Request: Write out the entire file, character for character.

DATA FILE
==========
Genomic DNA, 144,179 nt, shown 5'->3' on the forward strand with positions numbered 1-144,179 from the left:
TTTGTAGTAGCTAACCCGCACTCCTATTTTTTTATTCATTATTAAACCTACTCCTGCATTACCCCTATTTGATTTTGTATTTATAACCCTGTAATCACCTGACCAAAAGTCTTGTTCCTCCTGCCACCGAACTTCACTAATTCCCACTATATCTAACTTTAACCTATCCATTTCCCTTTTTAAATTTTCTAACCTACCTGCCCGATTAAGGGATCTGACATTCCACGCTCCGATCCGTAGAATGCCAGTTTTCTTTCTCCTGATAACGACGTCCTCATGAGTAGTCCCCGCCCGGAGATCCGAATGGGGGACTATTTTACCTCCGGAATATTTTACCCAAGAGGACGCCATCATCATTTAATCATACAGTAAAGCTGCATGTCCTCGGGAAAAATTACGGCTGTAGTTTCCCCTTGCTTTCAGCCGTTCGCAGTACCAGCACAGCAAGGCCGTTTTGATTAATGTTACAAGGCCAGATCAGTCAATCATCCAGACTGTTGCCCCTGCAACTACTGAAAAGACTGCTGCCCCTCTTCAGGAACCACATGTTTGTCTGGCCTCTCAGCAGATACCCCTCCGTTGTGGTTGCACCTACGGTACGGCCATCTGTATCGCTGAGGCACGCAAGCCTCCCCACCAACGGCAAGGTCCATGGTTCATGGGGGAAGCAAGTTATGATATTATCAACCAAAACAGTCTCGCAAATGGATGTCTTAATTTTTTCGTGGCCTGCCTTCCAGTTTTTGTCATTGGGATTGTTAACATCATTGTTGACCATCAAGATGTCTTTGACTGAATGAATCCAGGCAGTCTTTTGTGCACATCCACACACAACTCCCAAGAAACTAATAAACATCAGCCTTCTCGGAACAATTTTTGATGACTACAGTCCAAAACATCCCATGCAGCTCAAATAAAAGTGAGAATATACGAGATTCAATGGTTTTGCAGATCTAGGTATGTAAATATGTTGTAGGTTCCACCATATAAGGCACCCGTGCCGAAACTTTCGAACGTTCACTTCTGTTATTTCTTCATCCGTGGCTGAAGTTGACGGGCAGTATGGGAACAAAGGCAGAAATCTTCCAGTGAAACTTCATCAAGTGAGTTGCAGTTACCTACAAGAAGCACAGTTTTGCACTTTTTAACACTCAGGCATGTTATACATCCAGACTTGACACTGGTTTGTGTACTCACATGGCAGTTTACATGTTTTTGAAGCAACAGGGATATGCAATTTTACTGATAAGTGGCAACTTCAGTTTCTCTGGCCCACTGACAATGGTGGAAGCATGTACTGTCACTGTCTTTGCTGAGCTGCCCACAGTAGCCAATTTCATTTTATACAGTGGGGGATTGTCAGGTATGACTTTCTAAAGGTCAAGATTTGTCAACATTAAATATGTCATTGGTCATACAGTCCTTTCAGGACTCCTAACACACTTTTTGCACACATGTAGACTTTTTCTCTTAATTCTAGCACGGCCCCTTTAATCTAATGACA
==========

Genomic DNA, 144,179 nt, shown 5'->3' on the forward strand with positions numbered 1-144,179 from the left:
TTTGTAGTAGCTAACCCGCACTCCTATTTTTTTATTCATTATTAAACCTACTCCTGCATTACCCCTATTTGATTTTGTATTTATAACCCTGTAATCACCTGACCAAAAGTCTTGTTCCTCCTGCCACCGAACTTCACTAATTCCCACTATATCTAACTTTAACCTATCCATTTCCCTTTTTAAATTTTCTAACCTACCTGCCCGATTAAGGGATCTGACATTCCACGCTCCGATCCGTAGAATGCCAGTTTTCTTTCTCCTGATAACGACGTCCTCATGAGTAGTCCCCGCCCGGAGATCCGAATGGGGGACTATTTTACCTCCGGAATATTTTACCCAAGAGGACGCCATCATCATTTAATCATACAGTAAAGCTGCATGTCCTCGGGAAAAATTACGGCTGTAGTTTCCCCTTGCTTTCAGCCGTTCGCAGTACCAGCACAGCAAGGCCGTTTTGATTAATGTTACAAGGCCAGATCAGTCAATCATCCAGACTGTTGCCCCTGCAACTACTGAAAAGACTGCTGCCCCTCTTCAGGAACCACATGTTTGTCTGGCCTCTCAGCAGATACCCCTCCGTTGTGGTTGCACCTACGGTACGGCCATCTGTATCGCTGAGGCACGCAAGCCTCCCCACCAACGGCAAGGTCCATGGTTCATGGGGGAAGCAAGTTATGATATTATCAACCAAAACAGTCTCGCAAATGGATGTCTTAATTTTTTCGTGGCCTGCCTTCCAGTTTTTGTCATTGGGATTGTTAACATCATTGTTGACCATCAAGATGTCTTTGACTGAATGAATCCAGGCAGTCTTTTGTGCACATCCACACACAACTCCCAAGAAACTAATAAACATCAGCCTTCTCGGAACAATTTTTGATGACTACAGTCCAAAACATCCCATGCAGCTCAAATAAAAGTGAGAATATACGAGATTCAATGGTTTTGCAGATCTAGGTATGTAAATATGTTGTAGGTTCCACCATATAAGGCACCCGTGCCGAAACTTTCGAACGTTCACTTCTGTTATTTCTTCATCCGTGGCTGAAGTTGACGGGCAGTATGGGAACAAAGGCAGAAATCTTCCAGTGAAACTTCATCAAGTGAGTTGCAGTTACCTACAAGAAGCACAGTTTTGCACTTTTTAACACTCAGGCATGTTATACATCCAGACTTGACACTGGTTTGTGTACTCACATGGCAGTTTACATGTTTTTGAAGCAACAGGGATATGCAATTTTACTGATAAGTGGCAACTTCAGTTTCTCTGGCCCACTGACAATGGTGGAAGCATGTACTGTCACTGTCTTTGCTGAGCTGCCCACAGTAGCCAATTTCATTTTATACAGTGGGGGATTGTCAGGTATGACTTTCTAAAGGTCAAGATTTGTCAACATTAAATATGTCATTGGTCATACAGTCCTTTCAGGACTCCTAACACACTTTTTGCACACATGTAGACTTTTTCTCTTAATTCTAGCACGGCCCCTTTAATCTAATGACA